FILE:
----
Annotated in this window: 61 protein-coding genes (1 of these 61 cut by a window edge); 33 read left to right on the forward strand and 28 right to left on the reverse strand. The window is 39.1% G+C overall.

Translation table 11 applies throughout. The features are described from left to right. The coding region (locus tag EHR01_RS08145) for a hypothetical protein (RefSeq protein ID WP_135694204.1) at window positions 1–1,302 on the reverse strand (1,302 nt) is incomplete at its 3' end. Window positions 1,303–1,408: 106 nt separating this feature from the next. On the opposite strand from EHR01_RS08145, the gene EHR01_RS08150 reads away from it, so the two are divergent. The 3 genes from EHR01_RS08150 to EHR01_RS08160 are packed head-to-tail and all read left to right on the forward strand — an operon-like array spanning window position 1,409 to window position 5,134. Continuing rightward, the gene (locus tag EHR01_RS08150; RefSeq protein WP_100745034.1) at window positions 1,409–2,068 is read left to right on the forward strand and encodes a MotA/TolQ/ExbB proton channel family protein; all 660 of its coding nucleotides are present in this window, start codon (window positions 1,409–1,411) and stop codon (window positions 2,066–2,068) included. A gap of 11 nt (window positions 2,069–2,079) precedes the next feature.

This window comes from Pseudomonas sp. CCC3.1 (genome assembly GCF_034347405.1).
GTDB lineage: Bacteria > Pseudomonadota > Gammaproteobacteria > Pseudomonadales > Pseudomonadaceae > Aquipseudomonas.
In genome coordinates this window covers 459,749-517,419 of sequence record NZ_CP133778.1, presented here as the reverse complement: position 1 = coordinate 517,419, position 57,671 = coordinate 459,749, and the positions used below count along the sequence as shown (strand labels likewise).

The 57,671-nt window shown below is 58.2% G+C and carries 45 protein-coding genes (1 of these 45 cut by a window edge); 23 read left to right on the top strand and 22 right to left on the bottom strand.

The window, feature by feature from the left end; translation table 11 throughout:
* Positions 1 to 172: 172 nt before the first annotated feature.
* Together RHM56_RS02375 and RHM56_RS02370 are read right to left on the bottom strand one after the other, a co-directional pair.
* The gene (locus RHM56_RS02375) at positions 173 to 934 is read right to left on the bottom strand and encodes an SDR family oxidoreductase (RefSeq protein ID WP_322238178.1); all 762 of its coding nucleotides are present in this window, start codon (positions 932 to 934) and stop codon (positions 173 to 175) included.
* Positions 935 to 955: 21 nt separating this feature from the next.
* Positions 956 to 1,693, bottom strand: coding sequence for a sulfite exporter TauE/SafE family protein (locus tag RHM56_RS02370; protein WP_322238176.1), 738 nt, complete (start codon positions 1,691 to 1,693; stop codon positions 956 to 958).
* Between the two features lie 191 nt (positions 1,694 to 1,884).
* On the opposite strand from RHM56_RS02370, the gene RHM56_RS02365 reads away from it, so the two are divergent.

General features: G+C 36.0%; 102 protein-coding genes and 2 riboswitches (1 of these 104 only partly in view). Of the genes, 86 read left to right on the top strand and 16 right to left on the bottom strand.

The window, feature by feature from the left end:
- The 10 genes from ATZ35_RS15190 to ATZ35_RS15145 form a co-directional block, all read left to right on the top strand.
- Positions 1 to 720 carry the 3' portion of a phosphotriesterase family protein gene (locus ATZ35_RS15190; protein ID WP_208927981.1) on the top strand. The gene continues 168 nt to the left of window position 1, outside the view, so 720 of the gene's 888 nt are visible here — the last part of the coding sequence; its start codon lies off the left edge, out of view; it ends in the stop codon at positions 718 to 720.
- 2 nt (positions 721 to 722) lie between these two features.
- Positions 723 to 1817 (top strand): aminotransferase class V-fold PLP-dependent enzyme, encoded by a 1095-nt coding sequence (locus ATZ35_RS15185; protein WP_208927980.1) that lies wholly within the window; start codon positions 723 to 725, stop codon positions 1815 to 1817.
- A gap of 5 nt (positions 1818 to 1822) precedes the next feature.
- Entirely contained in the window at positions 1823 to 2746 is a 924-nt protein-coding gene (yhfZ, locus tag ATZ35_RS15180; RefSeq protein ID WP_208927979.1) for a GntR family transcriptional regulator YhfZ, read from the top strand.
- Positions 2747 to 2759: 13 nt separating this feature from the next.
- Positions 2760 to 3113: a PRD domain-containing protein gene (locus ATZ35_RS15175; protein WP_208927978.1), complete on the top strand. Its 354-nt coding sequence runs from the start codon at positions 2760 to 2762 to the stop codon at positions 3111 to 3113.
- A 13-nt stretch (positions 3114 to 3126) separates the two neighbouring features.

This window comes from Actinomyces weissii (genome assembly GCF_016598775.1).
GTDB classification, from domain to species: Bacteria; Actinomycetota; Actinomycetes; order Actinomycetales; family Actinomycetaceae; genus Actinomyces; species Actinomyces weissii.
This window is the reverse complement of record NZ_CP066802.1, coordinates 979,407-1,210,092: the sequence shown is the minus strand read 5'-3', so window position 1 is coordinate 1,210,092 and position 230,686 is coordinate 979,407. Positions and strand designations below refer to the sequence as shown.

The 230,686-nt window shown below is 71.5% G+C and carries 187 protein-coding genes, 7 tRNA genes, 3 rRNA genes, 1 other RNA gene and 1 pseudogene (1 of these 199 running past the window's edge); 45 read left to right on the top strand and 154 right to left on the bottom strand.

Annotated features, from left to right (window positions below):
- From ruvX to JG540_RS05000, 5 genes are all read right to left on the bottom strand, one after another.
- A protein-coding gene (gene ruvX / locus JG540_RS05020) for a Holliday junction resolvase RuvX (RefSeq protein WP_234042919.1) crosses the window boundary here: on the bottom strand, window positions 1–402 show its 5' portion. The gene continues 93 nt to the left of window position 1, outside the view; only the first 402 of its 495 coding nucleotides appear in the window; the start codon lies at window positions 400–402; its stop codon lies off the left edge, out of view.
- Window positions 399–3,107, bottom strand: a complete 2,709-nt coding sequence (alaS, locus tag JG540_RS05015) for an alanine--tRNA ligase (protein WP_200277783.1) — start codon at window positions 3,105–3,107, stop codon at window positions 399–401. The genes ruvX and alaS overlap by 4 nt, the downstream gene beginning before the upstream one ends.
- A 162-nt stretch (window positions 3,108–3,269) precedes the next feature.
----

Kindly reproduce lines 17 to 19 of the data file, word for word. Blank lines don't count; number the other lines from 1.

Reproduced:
- The 10 genes from ATZ35_RS15190 to ATZ35_RS15145 form a co-directional block, all read left to right on the top strand.
- Positions 1 to 720 carry the 3' portion of a phosphotriesterase family protein gene (locus ATZ35_RS15190; protein ID WP_208927981.1) on the top strand. The gene continues 168 nt to the left of window position 1, outside the view, so 720 of the gene's 888 nt are visible here — the last part of the coding sequence; its start codon lies off the left edge, out of view; it ends in the stop codon at positions 718 to 720.
- 2 nt (positions 721 to 722) lie between these two features.